Yet this doesn’t mean that the precious gems would become affordable overnight. Researchers explained that the precious stones are still deeply embedded within the Earth’s crust and only volcanic activity can carry them up to the surface.
Dimitri A. Sverjensky, co-author of the study and geochemist with Johns Hopkins university, argued that diamond formation processes in the great depths of our planet are more common than science had thought.
The study was published Nov. 3 in the journal Nature Communications.
Study authors, however, explained that despite diamond formation being not so rare this doesn’t mean that it would become easier to find quality diamonds and bring them to the surface.
Although there may be more methods of diamond, diamonds in places that can be easily mined still remain relatively scarce. In the first place, they need to be displaced from the ‘very deep Earth,’ as Sverjensky put it, by rare volcanic eruptions and brought closer to the surface.
Additionally, researchers who found that diamonds may be more abundant than previously thought explained that they were talking about tiny precious stones that are microns across and cannot be observed with a naked eye.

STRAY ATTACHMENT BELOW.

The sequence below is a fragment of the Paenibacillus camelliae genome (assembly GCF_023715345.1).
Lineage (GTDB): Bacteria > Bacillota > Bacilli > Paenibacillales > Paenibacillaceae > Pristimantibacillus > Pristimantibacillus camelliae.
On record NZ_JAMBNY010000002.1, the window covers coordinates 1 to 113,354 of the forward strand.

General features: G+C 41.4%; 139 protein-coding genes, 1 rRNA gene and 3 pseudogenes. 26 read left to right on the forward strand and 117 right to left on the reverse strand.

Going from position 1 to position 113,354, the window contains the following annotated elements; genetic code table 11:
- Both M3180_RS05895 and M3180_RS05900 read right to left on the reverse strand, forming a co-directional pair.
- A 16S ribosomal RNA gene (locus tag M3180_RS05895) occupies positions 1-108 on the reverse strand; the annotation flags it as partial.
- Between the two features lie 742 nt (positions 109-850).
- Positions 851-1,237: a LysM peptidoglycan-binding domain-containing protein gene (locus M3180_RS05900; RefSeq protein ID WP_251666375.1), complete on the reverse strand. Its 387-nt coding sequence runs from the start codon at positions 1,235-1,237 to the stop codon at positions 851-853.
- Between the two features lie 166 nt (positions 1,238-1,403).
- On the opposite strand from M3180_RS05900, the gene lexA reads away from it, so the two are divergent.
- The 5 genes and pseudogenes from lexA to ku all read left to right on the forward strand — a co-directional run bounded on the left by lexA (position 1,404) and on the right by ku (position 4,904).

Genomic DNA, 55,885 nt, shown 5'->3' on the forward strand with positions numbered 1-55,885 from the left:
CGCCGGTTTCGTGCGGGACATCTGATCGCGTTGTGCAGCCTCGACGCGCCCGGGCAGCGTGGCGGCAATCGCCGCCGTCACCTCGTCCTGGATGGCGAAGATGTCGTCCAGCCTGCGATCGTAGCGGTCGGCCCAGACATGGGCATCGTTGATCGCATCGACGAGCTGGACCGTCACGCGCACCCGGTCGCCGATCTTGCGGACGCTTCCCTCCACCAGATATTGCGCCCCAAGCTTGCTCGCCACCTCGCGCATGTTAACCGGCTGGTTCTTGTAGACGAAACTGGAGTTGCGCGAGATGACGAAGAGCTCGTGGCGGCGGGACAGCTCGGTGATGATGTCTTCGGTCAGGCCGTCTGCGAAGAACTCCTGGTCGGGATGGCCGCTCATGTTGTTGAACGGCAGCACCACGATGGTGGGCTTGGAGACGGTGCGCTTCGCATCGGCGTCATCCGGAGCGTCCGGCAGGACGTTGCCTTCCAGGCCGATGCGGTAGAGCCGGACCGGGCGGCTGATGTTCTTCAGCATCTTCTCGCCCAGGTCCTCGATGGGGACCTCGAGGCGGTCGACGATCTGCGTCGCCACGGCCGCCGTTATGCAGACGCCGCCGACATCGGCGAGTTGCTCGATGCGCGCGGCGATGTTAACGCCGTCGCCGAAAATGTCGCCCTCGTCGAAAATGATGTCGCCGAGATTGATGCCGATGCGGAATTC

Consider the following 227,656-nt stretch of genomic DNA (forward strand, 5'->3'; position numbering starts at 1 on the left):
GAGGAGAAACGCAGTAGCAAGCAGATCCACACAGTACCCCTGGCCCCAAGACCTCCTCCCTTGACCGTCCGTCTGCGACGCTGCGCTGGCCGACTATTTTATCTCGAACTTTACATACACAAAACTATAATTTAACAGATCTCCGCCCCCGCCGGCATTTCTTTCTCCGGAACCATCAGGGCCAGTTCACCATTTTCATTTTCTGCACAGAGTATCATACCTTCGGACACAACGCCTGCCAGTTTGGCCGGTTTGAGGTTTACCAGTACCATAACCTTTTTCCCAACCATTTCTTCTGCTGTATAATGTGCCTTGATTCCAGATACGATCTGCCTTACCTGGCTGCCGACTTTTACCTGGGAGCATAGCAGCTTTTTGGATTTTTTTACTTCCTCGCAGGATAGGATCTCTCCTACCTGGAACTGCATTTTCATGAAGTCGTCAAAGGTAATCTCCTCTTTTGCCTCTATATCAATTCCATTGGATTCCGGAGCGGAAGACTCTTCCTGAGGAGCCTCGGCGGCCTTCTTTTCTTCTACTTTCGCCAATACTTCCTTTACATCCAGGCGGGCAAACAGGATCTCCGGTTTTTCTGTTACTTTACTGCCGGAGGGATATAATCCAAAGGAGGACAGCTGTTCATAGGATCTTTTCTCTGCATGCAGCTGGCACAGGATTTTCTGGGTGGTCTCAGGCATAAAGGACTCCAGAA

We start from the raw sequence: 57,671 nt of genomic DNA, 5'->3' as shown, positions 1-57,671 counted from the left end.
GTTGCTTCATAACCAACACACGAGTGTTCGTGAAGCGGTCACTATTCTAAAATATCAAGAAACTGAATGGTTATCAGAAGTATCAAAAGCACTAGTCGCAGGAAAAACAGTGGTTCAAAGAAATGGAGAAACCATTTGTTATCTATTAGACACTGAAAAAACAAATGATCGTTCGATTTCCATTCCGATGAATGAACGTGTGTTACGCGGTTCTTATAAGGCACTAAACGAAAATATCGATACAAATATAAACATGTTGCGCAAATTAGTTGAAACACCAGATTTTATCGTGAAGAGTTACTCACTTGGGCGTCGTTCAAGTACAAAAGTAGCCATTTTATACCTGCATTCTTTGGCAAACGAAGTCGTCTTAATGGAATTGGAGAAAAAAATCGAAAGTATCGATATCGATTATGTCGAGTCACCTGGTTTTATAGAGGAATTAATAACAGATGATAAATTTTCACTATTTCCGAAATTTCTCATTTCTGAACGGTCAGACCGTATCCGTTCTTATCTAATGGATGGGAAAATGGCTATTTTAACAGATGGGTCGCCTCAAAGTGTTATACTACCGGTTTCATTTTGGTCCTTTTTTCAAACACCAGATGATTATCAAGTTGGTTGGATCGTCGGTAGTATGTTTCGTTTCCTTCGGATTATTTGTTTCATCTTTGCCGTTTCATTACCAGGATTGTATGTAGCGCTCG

In their research, Sverjensky and fellow researcher Fang Huang used a chemical model. The model allowed them to see that diamonds can emerge in the wake of simple chemical reactions, too, rather than just through the two methods science was aware of until now.
The new model revealed that diamonds can form if water’s pH in rock layers changes. So far, scientists knew that diamonds can form only via the oxidation of methane or the reduction of CO2. Oxidation means that methane gains more electrons, while reduction translates into a weaker oxidation state. The two processes are known as a ‘redox’ processes.
Sverjensky said that explaining how the redox processes occurred was pretty challenging. For instance, both separate reactions need two different types of fluids that encounter environments with the perfect oxidation states. And that is pretty uncommon.
But the new research suggests that water, too, could lead to diamond formation if its pH falls while it travels from one geological layer to another. The discovery is not unique. In the last two decades scientists found other processes that suggest diamonds may be more widespread than previously estimated.
“The more people look, the more they’re finding diamonds in different rock types now,”
Sverjensky also said.
He added that that may suggest there are more environments that promote the precious stones’ formation than we once thought.
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